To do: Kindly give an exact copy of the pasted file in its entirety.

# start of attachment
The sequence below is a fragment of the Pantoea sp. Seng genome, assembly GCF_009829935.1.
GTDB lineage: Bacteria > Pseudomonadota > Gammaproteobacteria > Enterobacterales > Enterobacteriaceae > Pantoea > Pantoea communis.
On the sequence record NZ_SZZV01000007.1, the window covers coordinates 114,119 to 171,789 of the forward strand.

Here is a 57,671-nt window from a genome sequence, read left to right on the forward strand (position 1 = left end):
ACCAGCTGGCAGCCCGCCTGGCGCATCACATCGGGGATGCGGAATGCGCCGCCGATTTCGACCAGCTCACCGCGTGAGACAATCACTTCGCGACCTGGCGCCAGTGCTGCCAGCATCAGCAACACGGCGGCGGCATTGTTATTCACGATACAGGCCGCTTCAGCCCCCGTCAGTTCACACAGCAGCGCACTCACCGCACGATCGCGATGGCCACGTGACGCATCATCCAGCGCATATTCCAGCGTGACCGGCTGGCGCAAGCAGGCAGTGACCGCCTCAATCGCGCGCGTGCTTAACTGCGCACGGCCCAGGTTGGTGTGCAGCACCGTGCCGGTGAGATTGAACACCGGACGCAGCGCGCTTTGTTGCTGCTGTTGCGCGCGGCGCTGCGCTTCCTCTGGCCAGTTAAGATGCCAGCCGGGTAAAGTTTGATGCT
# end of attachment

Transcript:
The sequence below is a fragment of the Pantoea sp. Seng genome, assembly GCF_009829935.1.
GTDB lineage: Bacteria > Pseudomonadota > Gammaproteobacteria > Enterobacterales > Enterobacteriaceae > Pantoea > Pantoea communis.
On the sequence record NZ_SZZV01000007.1, the window covers coordinates 114,119 to 171,789 of the forward strand.

Here is a 57,671-nt window from a genome sequence, read left to right on the forward strand (position 1 = left end):
ACCAGCTGGCAGCCCGCCTGGCGCATCACATCGGGGATGCGGAATGCGCCGCCGATTTCGACCAGCTCACCGCGTGAGACAATCACTTCGCGACCTGGCGCCAGTGCTGCCAGCATCAGCAACACGGCGGCGGCATTGTTATTCACGATACAGGCCGCTTCAGCCCCCGTCAGTTCACACAGCAGCGCACTCACCGCACGATCGCGATGGCCACGTGACGCATCATCCAGCGCATATTCCAGCGTGACCGGCTGGCGCAAGCAGGCAGTGACCGCCTCAATCGCGCGCGTGCTTAACTGCGCACGGCCCAGGTTGGTGTGCAGCACCGTGCCGGTGAGATTGAACACCGGACGCAGCGCGCTTTGTTGCTGCTGTTGCGCGCGGCGCTGCGCTTCCTCTGGCCAGTTAAGATGCCAGCCGGGTAAAGTTTGATGCT